By Kemo Cham in Lusaka
The Director General of the Africa Centers for Disease Control and Prevention (Africa CDC), Dr Jean Kaseya, has said that the Conference on Public Health in Africa (CPHIA) is poised to reposition he continent on the global health agenda.
Dr Kaseya said this is important because it gives the continent its rightful in global discussion on health issues.
“This is the time for Africa to play a key role in all these organizations,” he told journalists in a preconference presser at the Mulungushi International Conference Center in Lusaka, Zambia.
CPHIA is an annual event that brings together African leaders, health experts, scientists and activists to discuss progress in the health sector and potential solutions for health issues affecting the region.
The Lusaka event (CPHIA 2023) is the third edition of the gathering since it was first launched in 2021, when it was held online. In 2022, the first in-person edition was held in Kigali, Rwanda. Over 2, 000 people attended the Kigali event. And organizers of the Lusaka event say about 5000 delegates were expected in-person, with 15, 000 more to join virtually.
The preconference presser was meant to set the stage for the media on the happenings in the next four days.
The theme for this year’s event is: ‘Breaking barriers: Repositioning Africa in the Global Health Architecture.’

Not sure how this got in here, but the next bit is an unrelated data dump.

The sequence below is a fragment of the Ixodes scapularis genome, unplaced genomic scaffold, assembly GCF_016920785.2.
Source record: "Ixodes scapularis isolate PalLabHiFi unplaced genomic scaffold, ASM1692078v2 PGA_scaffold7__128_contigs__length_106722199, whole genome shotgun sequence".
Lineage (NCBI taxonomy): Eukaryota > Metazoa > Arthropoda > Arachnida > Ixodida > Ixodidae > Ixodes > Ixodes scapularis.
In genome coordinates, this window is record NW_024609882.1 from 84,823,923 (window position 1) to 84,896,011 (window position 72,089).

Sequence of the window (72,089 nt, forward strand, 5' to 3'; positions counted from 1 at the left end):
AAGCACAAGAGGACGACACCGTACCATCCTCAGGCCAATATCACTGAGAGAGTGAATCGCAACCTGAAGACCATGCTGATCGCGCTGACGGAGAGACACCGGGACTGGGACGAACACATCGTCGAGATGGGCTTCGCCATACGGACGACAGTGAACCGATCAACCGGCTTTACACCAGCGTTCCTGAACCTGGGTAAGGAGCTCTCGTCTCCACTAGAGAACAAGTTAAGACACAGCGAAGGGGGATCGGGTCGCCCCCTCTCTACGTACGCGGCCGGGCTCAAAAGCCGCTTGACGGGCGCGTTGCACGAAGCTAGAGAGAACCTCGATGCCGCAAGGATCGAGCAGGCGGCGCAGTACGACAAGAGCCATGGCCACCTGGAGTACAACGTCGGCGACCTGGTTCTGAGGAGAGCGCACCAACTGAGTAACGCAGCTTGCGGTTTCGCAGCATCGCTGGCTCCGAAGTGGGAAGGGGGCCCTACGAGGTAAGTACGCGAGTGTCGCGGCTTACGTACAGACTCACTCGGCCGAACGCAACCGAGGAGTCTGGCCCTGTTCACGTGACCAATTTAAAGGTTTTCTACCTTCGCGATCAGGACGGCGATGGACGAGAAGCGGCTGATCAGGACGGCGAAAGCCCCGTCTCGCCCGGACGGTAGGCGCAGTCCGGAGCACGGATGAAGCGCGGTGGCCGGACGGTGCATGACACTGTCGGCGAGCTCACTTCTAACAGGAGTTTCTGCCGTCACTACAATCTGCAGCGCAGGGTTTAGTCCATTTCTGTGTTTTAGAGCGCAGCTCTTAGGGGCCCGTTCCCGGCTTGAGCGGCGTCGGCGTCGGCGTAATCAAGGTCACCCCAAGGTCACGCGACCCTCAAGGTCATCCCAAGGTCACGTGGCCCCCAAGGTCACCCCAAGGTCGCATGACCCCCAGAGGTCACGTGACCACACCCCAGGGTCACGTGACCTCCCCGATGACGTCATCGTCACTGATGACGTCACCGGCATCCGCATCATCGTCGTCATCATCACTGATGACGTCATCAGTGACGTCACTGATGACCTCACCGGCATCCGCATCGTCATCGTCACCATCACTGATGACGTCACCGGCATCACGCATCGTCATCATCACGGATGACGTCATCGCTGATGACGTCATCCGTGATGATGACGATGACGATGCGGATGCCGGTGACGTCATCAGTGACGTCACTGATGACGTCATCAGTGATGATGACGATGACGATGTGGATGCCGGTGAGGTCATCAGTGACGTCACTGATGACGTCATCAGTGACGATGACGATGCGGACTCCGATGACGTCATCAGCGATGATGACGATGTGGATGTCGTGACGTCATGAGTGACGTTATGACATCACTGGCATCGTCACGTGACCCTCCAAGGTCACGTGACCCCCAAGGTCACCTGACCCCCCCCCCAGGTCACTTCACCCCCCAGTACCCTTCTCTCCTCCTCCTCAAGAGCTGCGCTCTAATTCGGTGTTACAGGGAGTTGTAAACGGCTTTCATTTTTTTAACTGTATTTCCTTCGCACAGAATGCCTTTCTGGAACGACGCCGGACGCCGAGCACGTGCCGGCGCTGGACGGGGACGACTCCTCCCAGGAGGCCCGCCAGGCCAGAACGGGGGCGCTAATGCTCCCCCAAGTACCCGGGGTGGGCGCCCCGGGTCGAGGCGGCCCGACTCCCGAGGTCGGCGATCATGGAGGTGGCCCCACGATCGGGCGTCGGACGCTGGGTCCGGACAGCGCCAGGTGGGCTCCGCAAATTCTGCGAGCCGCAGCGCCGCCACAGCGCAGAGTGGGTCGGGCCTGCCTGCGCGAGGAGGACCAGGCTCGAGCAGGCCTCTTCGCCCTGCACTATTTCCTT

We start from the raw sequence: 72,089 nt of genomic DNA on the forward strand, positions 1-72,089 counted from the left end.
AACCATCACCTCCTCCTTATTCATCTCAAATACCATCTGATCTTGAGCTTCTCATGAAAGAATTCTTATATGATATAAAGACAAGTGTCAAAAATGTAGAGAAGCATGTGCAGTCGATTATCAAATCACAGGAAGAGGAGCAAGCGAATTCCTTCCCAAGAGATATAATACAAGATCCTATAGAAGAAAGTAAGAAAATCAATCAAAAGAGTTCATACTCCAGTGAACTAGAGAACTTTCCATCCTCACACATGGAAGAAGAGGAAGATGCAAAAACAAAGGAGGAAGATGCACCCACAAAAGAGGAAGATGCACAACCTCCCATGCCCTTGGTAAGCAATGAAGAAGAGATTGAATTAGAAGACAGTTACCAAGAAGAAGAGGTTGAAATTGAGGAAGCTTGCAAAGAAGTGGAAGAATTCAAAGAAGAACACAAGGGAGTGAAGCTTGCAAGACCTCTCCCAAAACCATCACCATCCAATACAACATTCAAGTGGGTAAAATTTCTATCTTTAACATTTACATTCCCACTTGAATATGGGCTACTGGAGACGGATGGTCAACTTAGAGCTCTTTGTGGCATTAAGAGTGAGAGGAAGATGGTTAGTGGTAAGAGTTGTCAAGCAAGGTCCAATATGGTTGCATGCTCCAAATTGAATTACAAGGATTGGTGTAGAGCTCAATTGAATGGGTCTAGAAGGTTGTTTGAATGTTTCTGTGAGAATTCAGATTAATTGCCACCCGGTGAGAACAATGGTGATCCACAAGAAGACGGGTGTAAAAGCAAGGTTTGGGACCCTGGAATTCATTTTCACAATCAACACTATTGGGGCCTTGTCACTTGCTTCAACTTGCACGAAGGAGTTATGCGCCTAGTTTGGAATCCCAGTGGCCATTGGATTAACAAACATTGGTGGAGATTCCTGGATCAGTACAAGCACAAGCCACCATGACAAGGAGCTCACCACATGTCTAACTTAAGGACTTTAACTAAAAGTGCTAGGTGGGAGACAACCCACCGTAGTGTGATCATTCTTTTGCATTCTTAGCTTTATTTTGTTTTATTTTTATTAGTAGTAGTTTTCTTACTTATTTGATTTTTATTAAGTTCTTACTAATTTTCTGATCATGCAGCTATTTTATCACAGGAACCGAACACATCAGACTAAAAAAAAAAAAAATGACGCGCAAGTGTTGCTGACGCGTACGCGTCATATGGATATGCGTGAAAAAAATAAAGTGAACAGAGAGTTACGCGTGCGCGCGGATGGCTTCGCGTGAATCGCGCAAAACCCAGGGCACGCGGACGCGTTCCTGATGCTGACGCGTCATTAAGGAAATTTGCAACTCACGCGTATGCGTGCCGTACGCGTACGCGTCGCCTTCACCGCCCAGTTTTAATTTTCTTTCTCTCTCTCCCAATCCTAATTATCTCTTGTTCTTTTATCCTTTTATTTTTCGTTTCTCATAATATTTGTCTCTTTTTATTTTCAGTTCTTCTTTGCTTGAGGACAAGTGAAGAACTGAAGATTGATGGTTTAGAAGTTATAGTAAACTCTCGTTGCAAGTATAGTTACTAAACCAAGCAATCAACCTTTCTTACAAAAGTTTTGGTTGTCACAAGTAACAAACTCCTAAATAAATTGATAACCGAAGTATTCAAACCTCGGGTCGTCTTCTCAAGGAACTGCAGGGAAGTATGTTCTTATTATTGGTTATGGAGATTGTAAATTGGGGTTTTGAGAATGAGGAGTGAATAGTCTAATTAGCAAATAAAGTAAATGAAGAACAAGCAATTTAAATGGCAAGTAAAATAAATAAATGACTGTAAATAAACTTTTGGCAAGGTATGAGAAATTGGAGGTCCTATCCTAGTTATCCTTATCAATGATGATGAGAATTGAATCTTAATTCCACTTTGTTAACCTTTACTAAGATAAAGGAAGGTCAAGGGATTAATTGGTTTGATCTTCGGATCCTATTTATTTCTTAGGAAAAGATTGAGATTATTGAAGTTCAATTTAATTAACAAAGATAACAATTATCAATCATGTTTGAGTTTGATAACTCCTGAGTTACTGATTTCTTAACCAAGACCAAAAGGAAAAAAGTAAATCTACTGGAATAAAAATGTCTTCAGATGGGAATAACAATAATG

Dr Kaseya told journalists that the conference offers many opportunities for Africa, from coming together to meet and discuss, to preparing the minds of the younger generation, with the hosting of about 500 youths in a preconference summit.
“CPHIA is a combination of opportunities to talk about research and development…How we are pushing science on the agenda,” the Africa CDC boss said.
Also on the panel was the Minister of Health of Zambia, Ms Sylvia Masebo, who spoke on the need for the media to push Africa’s commitment to the global health agenda.
Prof. Margaret Gyampong, Co-chair of CPHIA2023, said Africa was witnessing “an unprecedented” leap in health technology growth, citing groundbreaking innovations the mobile health applications that provide remote consultations and health information, to telemedicine platforms connecting patients with specialized care.
“Technology is bridging the gaps in healthcare access and delivery,” he said.
“The Digital Disease Surveillance piloted by Africa CDC in six countries is developing digital surveillance indicators and online disease dashboards based on social media and search engines to inform infectious disease surveillance on the continent, strengthen real-time surveillance of infectious diseases, guide interventions, and build capacity in “Big Data” approaches for outbreak prediction, analysis and prevention,” she added.
Prof. Gyampong, who is also the Director of the Institute of Health Research in Ghana, said concerted efforts was needed to scale up access to these innovations.
“The success of these groundbreaking innovations rely on robust collaborations between governments, private sector entities and civil society organizations,” she said.
CPHIA 2023 is expected to officially open later this after by the President of Zambia, Hakainde Hitchilema.
Among the confirmed lineup of speakers in the course of the next four days are Sierra Leone’s Minister of Health, Dr Austin Dembi and the World Health Organization’s Regional Director for Africa, Dr Matshidiso Moeti.